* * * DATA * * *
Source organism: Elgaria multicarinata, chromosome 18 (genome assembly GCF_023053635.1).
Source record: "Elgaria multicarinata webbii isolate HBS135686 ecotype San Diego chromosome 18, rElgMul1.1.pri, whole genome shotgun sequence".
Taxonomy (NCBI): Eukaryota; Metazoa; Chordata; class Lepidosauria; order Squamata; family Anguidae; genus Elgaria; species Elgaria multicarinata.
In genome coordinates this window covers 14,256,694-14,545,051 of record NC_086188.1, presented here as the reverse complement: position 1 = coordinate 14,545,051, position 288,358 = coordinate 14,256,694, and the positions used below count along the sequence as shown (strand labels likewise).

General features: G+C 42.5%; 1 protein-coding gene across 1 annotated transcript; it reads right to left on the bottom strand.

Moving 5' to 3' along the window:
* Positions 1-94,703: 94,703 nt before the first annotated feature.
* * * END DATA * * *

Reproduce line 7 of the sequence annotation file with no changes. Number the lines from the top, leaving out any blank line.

* Positions 1-94,703: 94,703 nt before the first annotated feature.